Why Discovery Stock fell 12% this week

What happened

Shares of Discovery (NASDAQ: DISCA)(NASDAQ: DISC) are down about 12% from where they closed trading last Friday, according to data from S&P Global Market Intelligence, reversing a rally that began in December as investors begin to pull away from the first winners of the pandemic.

Like netflixit is (NASDAQ:NFLX) the just released fourth quarter earnings report shows (and waltz disneybefore), it is becoming more difficult to attract subscribers to streaming services now that the containment phase of the pandemic has passed well into the rearview mirror and out-of-home activities are once again fully available.

The streaming service leader saw 8.3 million net new subscribers in the fourth quarter, down from the 8.5 million subscribers it had been aiming for, marking Netflix’s slowest annual growth in six year.

Image source: Getty Images.

So what

Discovery launched its own streaming service, Discovery+, a year ago, helping to boost stocks, then it got caught up in the stock trading frenzy even as its shares were heavily shorted. The stock hit $66 per share as short sellers unwound their positions, but fell sharply thereafter and has been trending lower ever since.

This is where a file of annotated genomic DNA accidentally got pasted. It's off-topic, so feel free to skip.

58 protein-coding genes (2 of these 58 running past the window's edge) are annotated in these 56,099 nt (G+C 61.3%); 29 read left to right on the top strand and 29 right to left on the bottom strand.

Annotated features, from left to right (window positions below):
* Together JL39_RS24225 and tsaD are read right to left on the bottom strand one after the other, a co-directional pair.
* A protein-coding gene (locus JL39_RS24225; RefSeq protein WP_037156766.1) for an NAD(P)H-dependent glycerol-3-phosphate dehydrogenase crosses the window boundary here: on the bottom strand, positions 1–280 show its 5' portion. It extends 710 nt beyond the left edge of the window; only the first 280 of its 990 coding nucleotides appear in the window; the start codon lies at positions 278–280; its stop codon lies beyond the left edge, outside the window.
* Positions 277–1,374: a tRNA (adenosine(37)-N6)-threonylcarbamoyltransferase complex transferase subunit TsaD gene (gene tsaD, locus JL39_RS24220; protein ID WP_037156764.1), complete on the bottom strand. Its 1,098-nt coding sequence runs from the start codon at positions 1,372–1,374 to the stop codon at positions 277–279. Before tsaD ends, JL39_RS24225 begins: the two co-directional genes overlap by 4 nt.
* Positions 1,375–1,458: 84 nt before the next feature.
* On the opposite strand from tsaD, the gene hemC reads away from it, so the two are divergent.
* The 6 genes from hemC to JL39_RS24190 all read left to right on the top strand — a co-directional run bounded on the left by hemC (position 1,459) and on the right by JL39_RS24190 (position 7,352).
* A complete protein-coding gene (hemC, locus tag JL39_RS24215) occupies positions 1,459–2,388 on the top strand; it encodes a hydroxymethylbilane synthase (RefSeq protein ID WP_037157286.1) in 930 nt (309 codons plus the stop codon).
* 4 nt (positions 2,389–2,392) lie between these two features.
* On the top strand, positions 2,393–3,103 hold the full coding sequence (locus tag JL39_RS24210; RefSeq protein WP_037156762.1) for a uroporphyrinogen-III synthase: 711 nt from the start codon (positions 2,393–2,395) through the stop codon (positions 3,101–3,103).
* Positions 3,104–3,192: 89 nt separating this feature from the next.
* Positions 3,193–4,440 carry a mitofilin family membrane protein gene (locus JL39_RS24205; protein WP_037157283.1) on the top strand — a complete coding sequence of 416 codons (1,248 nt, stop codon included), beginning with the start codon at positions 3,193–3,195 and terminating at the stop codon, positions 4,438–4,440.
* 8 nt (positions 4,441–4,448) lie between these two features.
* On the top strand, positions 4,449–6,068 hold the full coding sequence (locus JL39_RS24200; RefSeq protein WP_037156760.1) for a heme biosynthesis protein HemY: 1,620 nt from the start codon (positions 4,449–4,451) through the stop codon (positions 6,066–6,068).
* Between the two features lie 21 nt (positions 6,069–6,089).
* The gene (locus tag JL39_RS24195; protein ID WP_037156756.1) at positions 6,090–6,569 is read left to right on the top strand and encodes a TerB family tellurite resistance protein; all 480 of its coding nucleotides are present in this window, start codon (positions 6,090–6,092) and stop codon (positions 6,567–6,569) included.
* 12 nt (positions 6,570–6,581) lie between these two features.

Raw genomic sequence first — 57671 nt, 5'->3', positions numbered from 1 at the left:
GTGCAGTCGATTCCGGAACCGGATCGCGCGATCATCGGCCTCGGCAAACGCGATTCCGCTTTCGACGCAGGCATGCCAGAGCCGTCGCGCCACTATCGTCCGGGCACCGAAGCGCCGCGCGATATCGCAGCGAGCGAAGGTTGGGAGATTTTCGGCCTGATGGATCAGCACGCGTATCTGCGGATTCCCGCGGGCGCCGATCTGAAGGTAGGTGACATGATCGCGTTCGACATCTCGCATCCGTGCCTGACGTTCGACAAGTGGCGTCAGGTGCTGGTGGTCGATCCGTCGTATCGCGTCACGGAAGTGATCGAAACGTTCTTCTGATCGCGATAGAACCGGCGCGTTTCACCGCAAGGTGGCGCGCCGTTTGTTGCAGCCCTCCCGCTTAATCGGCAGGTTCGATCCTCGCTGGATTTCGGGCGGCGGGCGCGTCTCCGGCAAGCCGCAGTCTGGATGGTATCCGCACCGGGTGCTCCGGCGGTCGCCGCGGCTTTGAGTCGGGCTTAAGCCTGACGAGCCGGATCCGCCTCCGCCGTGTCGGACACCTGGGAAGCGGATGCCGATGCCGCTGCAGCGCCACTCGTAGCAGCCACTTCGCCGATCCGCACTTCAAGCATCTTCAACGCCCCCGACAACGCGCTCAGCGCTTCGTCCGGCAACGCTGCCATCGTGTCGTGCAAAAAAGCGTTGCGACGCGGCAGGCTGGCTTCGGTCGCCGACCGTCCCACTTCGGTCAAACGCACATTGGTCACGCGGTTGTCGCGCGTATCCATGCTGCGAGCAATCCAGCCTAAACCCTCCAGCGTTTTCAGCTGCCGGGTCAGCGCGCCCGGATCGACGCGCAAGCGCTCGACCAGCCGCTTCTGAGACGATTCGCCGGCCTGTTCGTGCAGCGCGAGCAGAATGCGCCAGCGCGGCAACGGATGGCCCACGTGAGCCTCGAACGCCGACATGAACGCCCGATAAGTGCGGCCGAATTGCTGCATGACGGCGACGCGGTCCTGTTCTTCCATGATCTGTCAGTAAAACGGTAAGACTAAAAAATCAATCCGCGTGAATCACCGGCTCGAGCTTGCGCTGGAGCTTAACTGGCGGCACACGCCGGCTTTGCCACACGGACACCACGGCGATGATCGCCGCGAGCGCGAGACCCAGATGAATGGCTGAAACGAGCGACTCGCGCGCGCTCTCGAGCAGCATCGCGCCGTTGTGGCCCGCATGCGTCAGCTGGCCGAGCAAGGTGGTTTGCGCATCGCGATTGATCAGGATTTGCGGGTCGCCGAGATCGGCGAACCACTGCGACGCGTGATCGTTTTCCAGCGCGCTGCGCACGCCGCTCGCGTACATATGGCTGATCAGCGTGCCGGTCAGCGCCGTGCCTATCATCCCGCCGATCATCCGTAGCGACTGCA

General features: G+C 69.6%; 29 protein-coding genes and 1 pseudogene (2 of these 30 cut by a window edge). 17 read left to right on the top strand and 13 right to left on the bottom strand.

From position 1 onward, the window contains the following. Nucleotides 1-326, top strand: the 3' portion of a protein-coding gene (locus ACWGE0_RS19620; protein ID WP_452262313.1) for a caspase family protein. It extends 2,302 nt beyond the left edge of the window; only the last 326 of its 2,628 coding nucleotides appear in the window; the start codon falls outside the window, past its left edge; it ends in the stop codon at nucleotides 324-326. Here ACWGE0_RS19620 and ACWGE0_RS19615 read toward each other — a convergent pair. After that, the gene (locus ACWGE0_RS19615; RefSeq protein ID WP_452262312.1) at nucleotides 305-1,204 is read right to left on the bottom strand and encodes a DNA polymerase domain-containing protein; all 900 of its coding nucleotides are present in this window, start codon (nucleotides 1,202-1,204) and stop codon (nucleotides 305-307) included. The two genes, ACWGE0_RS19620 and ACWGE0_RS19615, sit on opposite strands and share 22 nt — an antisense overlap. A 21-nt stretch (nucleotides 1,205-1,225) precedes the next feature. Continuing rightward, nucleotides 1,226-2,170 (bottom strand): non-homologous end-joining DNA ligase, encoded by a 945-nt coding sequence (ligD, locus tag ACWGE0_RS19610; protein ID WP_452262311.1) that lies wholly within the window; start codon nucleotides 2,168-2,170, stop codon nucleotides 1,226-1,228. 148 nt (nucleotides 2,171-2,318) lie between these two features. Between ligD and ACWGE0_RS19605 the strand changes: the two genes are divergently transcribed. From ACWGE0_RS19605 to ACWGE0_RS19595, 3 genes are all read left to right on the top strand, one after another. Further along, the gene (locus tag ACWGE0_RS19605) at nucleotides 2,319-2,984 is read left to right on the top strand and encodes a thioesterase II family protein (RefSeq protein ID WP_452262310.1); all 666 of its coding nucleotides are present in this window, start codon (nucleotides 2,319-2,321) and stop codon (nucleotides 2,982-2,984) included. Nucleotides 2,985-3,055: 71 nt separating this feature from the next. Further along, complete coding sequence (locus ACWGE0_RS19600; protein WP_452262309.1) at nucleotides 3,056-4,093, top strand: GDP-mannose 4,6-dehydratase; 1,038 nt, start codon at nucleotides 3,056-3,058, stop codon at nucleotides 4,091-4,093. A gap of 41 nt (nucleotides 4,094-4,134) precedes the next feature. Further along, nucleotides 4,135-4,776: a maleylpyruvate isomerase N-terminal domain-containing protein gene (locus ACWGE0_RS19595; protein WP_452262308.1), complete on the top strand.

The media company’s boost in November came as a result of adding 3 million more subscribers to its streaming service, though earnings missed analysts’ projections, and it rebounded again in December at over $30 a stub on European Union approval for its acquisition of AT&Tfrom WarnerMedia and a favorable IRS ruling on the deal, meaning it will be a tax-exempt transaction.

Still, fears of slowing subscriber growth have clouded Discovery’s stock this week and news from Netflix has dragged it down. The streaming giant predicts it will add just 2.5 million new subscribers in the first quarter, less than half of what Wall Street expected.

Considering Disney only added 2.1 million subscribers when it released results in November, that doesn’t bode well for Discovery when it releases its own earnings report next month.

Now what

Although the realm of streaming is crowded, it is likely to shrink in the future. As its acquisition of WarnerMedia indicates, some current players will exit the space and others will simply fade away, as many pundits have long expected the market to only support so many. .

Consumers only have a limited amount of disposable income to allocate to streaming, so only a handful will become the go-to choice. Netflix and Disney seem like obvious choices, with Amazon‘s Prime Video because it’s included in the loyalty program, which means there are only a few slots open for other streaming service stocks.

Discovery is actually well positioned now with the WarnerMedia deal as it will get the popular HBO Max service included.

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John Mackey, CEO of Whole Foods Market, an Amazon subsidiary, is a board member of The Motley Fool. Rich Duprey owns AT&T. The Motley Fool owns and recommends Amazon, Netflix and Walt Disney. The Motley Fool recommends Discovery (C-shares) and recommends the following options: $1,920 January 2022 long calls on Amazon, $145 January 2024 long calls on Walt Disney, $1,940 January 2022 short calls on Amazon and $155 short calls from January 2024 on Walt Disney. The Motley Fool has a disclosure policy.

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